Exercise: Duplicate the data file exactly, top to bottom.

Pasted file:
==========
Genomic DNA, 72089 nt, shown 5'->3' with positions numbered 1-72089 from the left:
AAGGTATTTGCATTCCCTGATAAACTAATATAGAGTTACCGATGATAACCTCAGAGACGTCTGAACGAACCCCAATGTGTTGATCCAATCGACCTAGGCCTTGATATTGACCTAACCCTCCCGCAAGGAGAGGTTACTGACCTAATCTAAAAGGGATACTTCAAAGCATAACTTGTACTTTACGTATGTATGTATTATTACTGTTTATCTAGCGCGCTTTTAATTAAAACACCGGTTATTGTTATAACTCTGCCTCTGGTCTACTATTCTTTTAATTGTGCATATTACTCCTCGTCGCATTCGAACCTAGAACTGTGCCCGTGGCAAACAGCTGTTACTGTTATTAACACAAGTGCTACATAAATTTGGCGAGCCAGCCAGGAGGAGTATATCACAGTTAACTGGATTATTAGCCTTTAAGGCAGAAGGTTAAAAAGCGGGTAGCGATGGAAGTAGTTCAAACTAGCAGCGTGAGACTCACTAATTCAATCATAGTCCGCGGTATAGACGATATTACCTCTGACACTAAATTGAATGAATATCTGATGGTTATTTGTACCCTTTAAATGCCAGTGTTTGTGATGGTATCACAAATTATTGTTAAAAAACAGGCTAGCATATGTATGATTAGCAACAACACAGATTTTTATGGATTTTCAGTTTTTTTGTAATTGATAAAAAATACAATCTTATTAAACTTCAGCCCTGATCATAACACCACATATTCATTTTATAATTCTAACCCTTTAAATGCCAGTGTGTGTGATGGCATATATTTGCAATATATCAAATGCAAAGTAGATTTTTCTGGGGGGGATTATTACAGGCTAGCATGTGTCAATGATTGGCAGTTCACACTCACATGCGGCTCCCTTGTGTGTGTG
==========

Genomic DNA, 72089 nt, shown 5'->3' with positions numbered 1-72089 from the left:
AAGGTATTTGCATTCCCTGATAAACTAATATAGAGTTACCGATGATAACCTCAGAGACGTCTGAACGAACCCCAATGTGTTGATCCAATCGACCTAGGCCTTGATATTGACCTAACCCTCCCGCAAGGAGAGGTTACTGACCTAATCTAAAAGGGATACTTCAAAGCATAACTTGTACTTTACGTATGTATGTATTATTACTGTTTATCTAGCGCGCTTTTAATTAAAACACCGGTTATTGTTATAACTCTGCCTCTGGTCTACTATTCTTTTAATTGTGCATATTACTCCTCGTCGCATTCGAACCTAGAACTGTGCCCGTGGCAAACAGCTGTTACTGTTATTAACACAAGTGCTACATAAATTTGGCGAGCCAGCCAGGAGGAGTATATCACAGTTAACTGGATTATTAGCCTTTAAGGCAGAAGGTTAAAAAGCGGGTAGCGATGGAAGTAGTTCAAACTAGCAGCGTGAGACTCACTAATTCAATCATAGTCCGCGGTATAGACGATATTACCTCTGACACTAAATTGAATGAATATCTGATGGTTATTTGTACCCTTTAAATGCCAGTGTTTGTGATGGTATCACAAATTATTGTTAAAAAACAGGCTAGCATATGTATGATTAGCAACAACACAGATTTTTATGGATTTTCAGTTTTTTTGTAATTGATAAAAAATACAATCTTATTAAACTTCAGCCCTGATCATAACACCACATATTCATTTTATAATTCTAACCCTTTAAATGCCAGTGTGTGTGATGGCATATATTTGCAATATATCAAATGCAAAGTAGATTTTTCTGGGGGGGATTATTACAGGCTAGCATGTGTCAATGATTGGCAGTTCACACTCACATGCGGCTCCCTTGTGTGTGTG